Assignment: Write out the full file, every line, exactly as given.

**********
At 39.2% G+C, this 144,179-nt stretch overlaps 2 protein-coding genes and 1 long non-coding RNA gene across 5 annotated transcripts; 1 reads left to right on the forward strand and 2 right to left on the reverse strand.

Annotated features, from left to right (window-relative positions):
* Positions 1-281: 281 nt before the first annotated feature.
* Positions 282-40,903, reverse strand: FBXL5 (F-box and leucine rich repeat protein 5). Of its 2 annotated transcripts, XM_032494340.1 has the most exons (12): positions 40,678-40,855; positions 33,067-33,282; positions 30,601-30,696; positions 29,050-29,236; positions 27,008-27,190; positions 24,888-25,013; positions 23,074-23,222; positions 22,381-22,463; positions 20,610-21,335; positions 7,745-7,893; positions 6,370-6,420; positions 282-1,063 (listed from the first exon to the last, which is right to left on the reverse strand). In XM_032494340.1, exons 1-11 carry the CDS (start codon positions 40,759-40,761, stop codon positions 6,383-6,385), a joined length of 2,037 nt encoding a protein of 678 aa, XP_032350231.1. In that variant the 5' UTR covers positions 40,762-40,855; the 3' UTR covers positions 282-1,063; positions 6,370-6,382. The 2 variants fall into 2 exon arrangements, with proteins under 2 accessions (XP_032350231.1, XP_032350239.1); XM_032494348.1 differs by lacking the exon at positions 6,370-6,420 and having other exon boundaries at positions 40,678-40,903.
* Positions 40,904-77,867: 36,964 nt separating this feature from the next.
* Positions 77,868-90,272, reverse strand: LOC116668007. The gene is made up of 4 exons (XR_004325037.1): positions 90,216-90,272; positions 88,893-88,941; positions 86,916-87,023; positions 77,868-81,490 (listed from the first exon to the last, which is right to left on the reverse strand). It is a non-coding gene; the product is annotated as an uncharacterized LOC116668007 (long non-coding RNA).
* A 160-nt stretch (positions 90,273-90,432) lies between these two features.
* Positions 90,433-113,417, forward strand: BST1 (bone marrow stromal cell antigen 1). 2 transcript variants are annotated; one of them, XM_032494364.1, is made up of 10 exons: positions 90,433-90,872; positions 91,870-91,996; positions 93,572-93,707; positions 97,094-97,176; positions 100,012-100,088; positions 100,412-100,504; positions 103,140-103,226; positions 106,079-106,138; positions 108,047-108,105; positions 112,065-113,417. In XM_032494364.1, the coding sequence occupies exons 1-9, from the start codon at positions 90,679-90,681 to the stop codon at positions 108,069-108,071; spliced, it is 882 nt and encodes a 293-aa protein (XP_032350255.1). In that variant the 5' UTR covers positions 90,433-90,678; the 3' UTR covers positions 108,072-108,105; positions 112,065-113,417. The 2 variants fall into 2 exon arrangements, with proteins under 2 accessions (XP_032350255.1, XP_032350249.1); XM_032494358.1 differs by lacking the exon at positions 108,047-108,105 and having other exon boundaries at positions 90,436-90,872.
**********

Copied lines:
At 39.2% G+C, this 144,179-nt stretch overlaps 2 protein-coding genes and 1 long non-coding RNA gene across 5 annotated transcripts; 1 reads left to right on the forward strand and 2 right to left on the reverse strand.

Annotated features, from left to right (window-relative positions):
* Positions 1-281: 281 nt before the first annotated feature.
* Positions 282-40,903, reverse strand: FBXL5 (F-box and leucine rich repeat protein 5). Of its 2 annotated transcripts, XM_032494340.1 has the most exons (12): positions 40,678-40,855; positions 33,067-33,282; positions 30,601-30,696; positions 29,050-29,236; positions 27,008-27,190; positions 24,888-25,013; positions 23,074-23,222; positions 22,381-22,463; positions 20,610-21,335; positions 7,745-7,893; positions 6,370-6,420; positions 282-1,063 (listed from the first exon to the last, which is right to left on the reverse strand). In XM_032494340.1, exons 1-11 carry the CDS (start codon positions 40,759-40,761, stop codon positions 6,383-6,385), a joined length of 2,037 nt encoding a protein of 678 aa, XP_032350231.1. In that variant the 5' UTR covers positions 40,762-40,855; the 3' UTR covers positions 282-1,063; positions 6,370-6,382. The 2 variants fall into 2 exon arrangements, with proteins under 2 accessions (XP_032350231.1, XP_032350239.1); XM_032494348.1 differs by lacking the exon at positions 6,370-6,420 and having other exon boundaries at positions 40,678-40,903.
* Positions 40,904-77,867: 36,964 nt separating this feature from the next.
* Positions 77,868-90,272, reverse strand: LOC116668007. The gene is made up of 4 exons (XR_004325037.1): positions 90,216-90,272; positions 88,893-88,941; positions 86,916-87,023; positions 77,868-81,490 (listed from the first exon to the last, which is right to left on the reverse strand). It is a non-coding gene; the product is annotated as an uncharacterized LOC116668007 (long non-coding RNA).
* A 160-nt stretch (positions 90,273-90,432) lies between these two features.
* Positions 90,433-113,417, forward strand: BST1 (bone marrow stromal cell antigen 1). 2 transcript variants are annotated; one of them, XM_032494364.1, is made up of 10 exons: positions 90,433-90,872; positions 91,870-91,996; positions 93,572-93,707; positions 97,094-97,176; positions 100,012-100,088; positions 100,412-100,504; positions 103,140-103,226; positions 106,079-106,138; positions 108,047-108,105; positions 112,065-113,417. In XM_032494364.1, the coding sequence occupies exons 1-9, from the start codon at positions 90,679-90,681 to the stop codon at positions 108,069-108,071; spliced, it is 882 nt and encodes a 293-aa protein (XP_032350255.1). In that variant the 5' UTR covers positions 90,433-90,678; the 3' UTR covers positions 108,072-108,105; positions 112,065-113,417. The 2 variants fall into 2 exon arrangements, with proteins under 2 accessions (XP_032350255.1, XP_032350249.1); XM_032494358.1 differs by lacking the exon at positions 108,047-108,105 and having other exon boundaries at positions 90,436-90,872.